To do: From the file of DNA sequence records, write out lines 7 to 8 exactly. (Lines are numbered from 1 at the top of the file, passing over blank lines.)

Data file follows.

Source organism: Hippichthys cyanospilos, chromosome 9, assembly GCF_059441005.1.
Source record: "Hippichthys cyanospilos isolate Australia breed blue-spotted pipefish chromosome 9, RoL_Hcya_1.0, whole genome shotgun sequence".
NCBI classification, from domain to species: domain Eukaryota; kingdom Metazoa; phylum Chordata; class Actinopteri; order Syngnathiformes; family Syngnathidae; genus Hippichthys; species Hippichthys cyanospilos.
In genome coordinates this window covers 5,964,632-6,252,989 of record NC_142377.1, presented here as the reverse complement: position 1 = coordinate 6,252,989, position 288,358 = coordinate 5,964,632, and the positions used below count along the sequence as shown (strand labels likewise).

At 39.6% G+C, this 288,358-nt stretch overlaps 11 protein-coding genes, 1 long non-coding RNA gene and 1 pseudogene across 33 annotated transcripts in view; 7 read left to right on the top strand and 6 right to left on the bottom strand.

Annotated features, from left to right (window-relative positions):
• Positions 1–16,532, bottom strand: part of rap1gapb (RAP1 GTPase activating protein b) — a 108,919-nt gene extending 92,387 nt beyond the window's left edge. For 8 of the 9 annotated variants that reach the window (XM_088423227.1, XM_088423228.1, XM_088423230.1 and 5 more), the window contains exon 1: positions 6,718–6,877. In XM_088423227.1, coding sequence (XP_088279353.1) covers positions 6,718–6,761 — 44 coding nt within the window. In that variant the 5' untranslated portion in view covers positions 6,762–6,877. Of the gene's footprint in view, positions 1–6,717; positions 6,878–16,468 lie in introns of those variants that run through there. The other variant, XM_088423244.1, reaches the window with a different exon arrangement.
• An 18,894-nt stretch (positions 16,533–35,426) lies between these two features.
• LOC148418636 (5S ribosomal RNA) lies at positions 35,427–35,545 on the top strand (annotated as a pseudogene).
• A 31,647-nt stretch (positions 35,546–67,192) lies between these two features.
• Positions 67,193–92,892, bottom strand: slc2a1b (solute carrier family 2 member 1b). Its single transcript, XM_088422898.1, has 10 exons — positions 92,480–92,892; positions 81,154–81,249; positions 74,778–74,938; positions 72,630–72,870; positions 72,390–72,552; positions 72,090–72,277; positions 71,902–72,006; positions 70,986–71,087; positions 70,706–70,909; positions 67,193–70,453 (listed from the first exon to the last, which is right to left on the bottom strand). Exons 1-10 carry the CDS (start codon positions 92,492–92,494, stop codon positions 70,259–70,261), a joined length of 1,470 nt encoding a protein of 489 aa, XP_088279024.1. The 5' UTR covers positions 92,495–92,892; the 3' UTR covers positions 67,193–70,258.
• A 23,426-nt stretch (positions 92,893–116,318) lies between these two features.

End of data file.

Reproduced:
• Positions 1–16,532, bottom strand: part of rap1gapb (RAP1 GTPase activating protein b) — a 108,919-nt gene extending 92,387 nt beyond the window's left edge. For 8 of the 9 annotated variants that reach the window (XM_088423227.1, XM_088423228.1, XM_088423230.1 and 5 more), the window contains exon 1: positions 6,718–6,877. In XM_088423227.1, coding sequence (XP_088279353.1) covers positions 6,718–6,761 — 44 coding nt within the window. In that variant the 5' untranslated portion in view covers positions 6,762–6,877. Of the gene's footprint in view, positions 1–6,717; positions 6,878–16,468 lie in introns of those variants that run through there. The other variant, XM_088423244.1, reaches the window with a different exon arrangement.
• An 18,894-nt stretch (positions 16,533–35,426) lies between these two features.